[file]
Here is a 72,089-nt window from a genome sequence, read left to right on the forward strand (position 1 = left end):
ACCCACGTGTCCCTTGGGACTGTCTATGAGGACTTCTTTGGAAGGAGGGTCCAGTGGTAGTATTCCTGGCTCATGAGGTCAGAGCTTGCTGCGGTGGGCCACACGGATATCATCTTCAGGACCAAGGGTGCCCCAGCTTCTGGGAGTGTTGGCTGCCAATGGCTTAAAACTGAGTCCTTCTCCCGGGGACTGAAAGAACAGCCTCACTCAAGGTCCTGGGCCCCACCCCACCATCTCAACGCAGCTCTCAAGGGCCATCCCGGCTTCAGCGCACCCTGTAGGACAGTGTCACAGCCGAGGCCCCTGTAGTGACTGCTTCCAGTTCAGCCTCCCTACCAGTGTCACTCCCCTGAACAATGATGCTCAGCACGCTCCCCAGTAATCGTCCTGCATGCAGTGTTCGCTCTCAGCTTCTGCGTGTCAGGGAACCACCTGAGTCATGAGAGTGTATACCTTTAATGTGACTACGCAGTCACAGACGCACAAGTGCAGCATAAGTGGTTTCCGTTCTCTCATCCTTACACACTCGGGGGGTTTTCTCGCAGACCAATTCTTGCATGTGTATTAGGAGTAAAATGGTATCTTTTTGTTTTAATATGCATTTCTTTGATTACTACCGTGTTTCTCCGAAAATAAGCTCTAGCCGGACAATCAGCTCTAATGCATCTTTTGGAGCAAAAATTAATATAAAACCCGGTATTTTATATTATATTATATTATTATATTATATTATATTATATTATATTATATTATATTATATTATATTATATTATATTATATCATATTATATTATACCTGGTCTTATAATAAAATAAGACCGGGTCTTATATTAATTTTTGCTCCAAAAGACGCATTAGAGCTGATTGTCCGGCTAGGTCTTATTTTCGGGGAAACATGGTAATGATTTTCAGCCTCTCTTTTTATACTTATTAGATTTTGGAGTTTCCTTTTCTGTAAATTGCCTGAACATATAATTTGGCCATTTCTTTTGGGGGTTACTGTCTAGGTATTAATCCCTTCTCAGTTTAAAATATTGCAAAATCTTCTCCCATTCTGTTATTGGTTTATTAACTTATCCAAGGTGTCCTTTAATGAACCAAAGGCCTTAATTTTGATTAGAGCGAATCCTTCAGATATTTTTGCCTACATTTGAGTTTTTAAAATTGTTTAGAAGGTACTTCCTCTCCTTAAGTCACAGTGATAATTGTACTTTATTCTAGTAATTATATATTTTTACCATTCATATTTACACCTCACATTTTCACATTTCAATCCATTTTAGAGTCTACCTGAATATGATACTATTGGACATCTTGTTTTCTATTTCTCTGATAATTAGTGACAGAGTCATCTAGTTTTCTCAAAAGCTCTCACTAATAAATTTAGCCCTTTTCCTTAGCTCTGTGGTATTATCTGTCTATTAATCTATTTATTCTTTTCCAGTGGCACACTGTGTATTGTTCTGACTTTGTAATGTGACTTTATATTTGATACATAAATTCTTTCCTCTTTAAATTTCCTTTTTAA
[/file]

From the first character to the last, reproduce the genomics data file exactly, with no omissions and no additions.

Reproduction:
Here is a 72,089-nt window from a genome sequence, read left to right on the forward strand (position 1 = left end):
ACCCACGTGTCCCTTGGGACTGTCTATGAGGACTTCTTTGGAAGGAGGGTCCAGTGGTAGTATTCCTGGCTCATGAGGTCAGAGCTTGCTGCGGTGGGCCACACGGATATCATCTTCAGGACCAAGGGTGCCCCAGCTTCTGGGAGTGTTGGCTGCCAATGGCTTAAAACTGAGTCCTTCTCCCGGGGACTGAAAGAACAGCCTCACTCAAGGTCCTGGGCCCCACCCCACCATCTCAACGCAGCTCTCAAGGGCCATCCCGGCTTCAGCGCACCCTGTAGGACAGTGTCACAGCCGAGGCCCCTGTAGTGACTGCTTCCAGTTCAGCCTCCCTACCAGTGTCACTCCCCTGAACAATGATGCTCAGCACGCTCCCCAGTAATCGTCCTGCATGCAGTGTTCGCTCTCAGCTTCTGCGTGTCAGGGAACCACCTGAGTCATGAGAGTGTATACCTTTAATGTGACTACGCAGTCACAGACGCACAAGTGCAGCATAAGTGGTTTCCGTTCTCTCATCCTTACACACTCGGGGGGTTTTCTCGCAGACCAATTCTTGCATGTGTATTAGGAGTAAAATGGTATCTTTTTGTTTTAATATGCATTTCTTTGATTACTACCGTGTTTCTCCGAAAATAAGCTCTAGCCGGACAATCAGCTCTAATGCATCTTTTGGAGCAAAAATTAATATAAAACCCGGTATTTTATATTATATTATATTATTATATTATATTATATTATATTATATTATATTATATTATATTATATTATATTATATTATATCATATTATATTATACCTGGTCTTATAATAAAATAAGACCGGGTCTTATATTAATTTTTGCTCCAAAAGACGCATTAGAGCTGATTGTCCGGCTAGGTCTTATTTTCGGGGAAACATGGTAATGATTTTCAGCCTCTCTTTTTATACTTATTAGATTTTGGAGTTTCCTTTTCTGTAAATTGCCTGAACATATAATTTGGCCATTTCTTTTGGGGGTTACTGTCTAGGTATTAATCCCTTCTCAGTTTAAAATATTGCAAAATCTTCTCCCATTCTGTTATTGGTTTATTAACTTATCCAAGGTGTCCTTTAATGAACCAAAGGCCTTAATTTTGATTAGAGCGAATCCTTCAGATATTTTTGCCTACATTTGAGTTTTTAAAATTGTTTAGAAGGTACTTCCTCTCCTTAAGTCACAGTGATAATTGTACTTTATTCTAGTAATTATATATTTTTACCATTCATATTTACACCTCACATTTTCACATTTCAATCCATTTTAGAGTCTACCTGAATATGATACTATTGGACATCTTGTTTTCTATTTCTCTGATAATTAGTGACAGAGTCATCTAGTTTTCTCAAAAGCTCTCACTAATAAATTTAGCCCTTTTCCTTAGCTCTGTGGTATTATCTGTCTATTAATCTATTTATTCTTTTCCAGTGGCACACTGTGTATTGTTCTGACTTTGTAATGTGACTTTATATTTGATACATAAATTCTTTCCTCTTTAAATTTCCTTTTTAA